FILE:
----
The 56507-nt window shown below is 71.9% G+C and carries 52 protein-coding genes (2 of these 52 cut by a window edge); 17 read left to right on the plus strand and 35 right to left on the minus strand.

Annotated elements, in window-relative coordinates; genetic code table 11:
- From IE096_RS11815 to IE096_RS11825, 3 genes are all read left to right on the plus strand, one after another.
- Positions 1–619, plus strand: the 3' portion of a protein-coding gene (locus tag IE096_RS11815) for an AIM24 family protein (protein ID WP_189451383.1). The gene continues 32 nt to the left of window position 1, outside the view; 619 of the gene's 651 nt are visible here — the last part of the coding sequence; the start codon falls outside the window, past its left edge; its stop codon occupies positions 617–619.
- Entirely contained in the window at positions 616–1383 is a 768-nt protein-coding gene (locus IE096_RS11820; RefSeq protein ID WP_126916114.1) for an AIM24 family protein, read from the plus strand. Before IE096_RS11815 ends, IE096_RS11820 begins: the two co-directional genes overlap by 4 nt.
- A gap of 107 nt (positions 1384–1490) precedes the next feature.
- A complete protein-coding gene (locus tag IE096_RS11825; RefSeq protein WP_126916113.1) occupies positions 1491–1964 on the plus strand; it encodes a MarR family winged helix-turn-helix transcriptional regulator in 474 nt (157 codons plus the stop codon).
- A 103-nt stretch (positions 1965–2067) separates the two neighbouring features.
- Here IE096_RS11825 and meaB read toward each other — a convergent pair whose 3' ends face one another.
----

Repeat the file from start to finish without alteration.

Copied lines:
The 56507-nt window shown below is 71.9% G+C and carries 52 protein-coding genes (2 of these 52 cut by a window edge); 17 read left to right on the plus strand and 35 right to left on the minus strand.

Annotated elements, in window-relative coordinates; genetic code table 11:
- From IE096_RS11815 to IE096_RS11825, 3 genes are all read left to right on the plus strand, one after another.
- Positions 1–619, plus strand: the 3' portion of a protein-coding gene (locus tag IE096_RS11815) for an AIM24 family protein (protein ID WP_189451383.1). The gene continues 32 nt to the left of window position 1, outside the view; 619 of the gene's 651 nt are visible here — the last part of the coding sequence; the start codon falls outside the window, past its left edge; its stop codon occupies positions 617–619.
- Entirely contained in the window at positions 616–1383 is a 768-nt protein-coding gene (locus IE096_RS11820; RefSeq protein ID WP_126916114.1) for an AIM24 family protein, read from the plus strand. Before IE096_RS11815 ends, IE096_RS11820 begins: the two co-directional genes overlap by 4 nt.
- A gap of 107 nt (positions 1384–1490) precedes the next feature.
- A complete protein-coding gene (locus tag IE096_RS11825; RefSeq protein WP_126916113.1) occupies positions 1491–1964 on the plus strand; it encodes a MarR family winged helix-turn-helix transcriptional regulator in 474 nt (157 codons plus the stop codon).
- A 103-nt stretch (positions 1965–2067) separates the two neighbouring features.
- Here IE096_RS11825 and meaB read toward each other — a convergent pair whose 3' ends face one another.